Covering up Boy Buggering

The Victorian Police aren’t mincing words when it comes to the culture of cover up inside the Catholic Church:

The Catholic Church and other religious groups hide accusations of abuse rather than expose suspected offenders, Victoria Police says.

In its submission to the state government’s inquiry into the handling of child abuse by religious and other organisations, Victoria Police says victims of sexual crime are too often being talked out of reporting the matters to police, while the suspected offenders are sent elsewhere.

It is concerned the Catholic Church, instead of encouraging sex abuse victims to go to the police, is providing a financial incentive to keep the matter within church walls, the submission says.

But the Catholic Church says many victims want their experiences to remain private and do not want their complaint reported to police.

In the last 15 years more than 30 religious leaders have been convicted of child sexual offences in Victoria.

Police said they have found recurring issues in dealing with religious organisations, with victims discouraged from reporting sexual crimes and suspected offenders moved to a different diocese or sent overseas.

They said the Catholic Church’s “Melbourne Response” – set up to assist victims – appeared to be a substitute for criminal justice.

“It has not referred a single complaint to Victorian police,” the submission said.

It said the assessors were not trained or resourced to conduct criminal investigations, there was no transparency or external right of review and they may be providing inappropriate or wrong advice to victims, who are not legally represented during the process.

The victims are told that to obtain an ex gratia payment they must agree to discharge the church from further liability and not to discuss or disclose the facts and circumstances around their complaints at the risk of being sued by the church.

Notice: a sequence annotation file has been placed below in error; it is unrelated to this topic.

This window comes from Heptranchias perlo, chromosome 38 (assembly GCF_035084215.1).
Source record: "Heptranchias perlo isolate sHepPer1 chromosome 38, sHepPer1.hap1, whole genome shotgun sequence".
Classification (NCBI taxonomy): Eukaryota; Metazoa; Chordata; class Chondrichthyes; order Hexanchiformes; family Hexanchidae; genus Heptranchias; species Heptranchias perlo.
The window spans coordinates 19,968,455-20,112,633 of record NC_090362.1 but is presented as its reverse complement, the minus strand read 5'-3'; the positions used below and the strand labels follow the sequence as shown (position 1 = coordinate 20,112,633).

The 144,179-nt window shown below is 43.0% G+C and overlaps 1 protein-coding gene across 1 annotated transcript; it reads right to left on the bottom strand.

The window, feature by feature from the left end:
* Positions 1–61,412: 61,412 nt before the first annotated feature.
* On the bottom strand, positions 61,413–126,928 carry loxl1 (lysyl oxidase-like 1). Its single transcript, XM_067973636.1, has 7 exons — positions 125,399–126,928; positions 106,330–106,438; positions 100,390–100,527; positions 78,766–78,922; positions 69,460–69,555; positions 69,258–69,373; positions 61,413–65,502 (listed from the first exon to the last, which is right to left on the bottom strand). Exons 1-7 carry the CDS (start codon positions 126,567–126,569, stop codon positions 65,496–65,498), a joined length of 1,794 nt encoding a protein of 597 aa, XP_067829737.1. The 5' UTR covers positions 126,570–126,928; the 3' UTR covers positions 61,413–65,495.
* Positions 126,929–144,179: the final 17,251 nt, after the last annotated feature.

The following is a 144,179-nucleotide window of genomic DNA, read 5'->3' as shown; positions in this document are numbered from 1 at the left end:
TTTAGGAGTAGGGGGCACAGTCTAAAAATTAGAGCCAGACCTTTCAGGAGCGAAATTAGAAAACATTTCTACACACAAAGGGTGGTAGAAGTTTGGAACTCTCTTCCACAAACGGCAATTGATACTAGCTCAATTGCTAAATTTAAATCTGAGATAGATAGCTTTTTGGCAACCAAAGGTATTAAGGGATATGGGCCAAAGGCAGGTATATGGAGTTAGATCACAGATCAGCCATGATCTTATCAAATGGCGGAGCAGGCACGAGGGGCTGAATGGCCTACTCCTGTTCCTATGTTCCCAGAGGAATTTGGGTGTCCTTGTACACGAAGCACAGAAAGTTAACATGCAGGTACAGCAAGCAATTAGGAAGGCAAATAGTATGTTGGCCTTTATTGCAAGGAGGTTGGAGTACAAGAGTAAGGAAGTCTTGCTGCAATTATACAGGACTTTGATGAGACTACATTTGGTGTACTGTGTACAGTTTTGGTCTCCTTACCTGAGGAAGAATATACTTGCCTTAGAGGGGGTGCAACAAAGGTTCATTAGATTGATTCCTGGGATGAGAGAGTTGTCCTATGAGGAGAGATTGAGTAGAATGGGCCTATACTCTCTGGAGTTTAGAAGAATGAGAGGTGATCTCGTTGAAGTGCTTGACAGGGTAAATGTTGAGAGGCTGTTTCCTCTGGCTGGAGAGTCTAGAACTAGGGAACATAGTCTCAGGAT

The submission said there was an underlying culture within the Catholic Church, and other religions, to hide accusations of abuse rather than exposing suspected offenders.

“It is in the opinion of Victoria Police that such deliberate action should be criminalised,” the submission said.

I agree with the Victoria Police and they should criminalise the cover-ups as conspiracy to pervert the course of justice. Holding the bishops to account might see a very rapid change in the way they conduct matters.


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As much at home writing editorials as being the subject of them, Cam has won awards, including the Canon Media Award for his work on the Len Brown/Bevan Chuang story. When he’s not creating the news, he tends to be in it, with protagonists using the courts, media and social media to deliver financial as well as death threats.

They say that news is something that someone, somewhere, wants kept quiet. Cam Slater doesn’t do quiet and, as a result, he is a polarising, controversial but highly effective journalist who takes no prisoners.

He is fearless in his pursuit of a story.

Love him or loathe him, you can’t ignore him.

To read Cam’s previous articles click on his name in blue.

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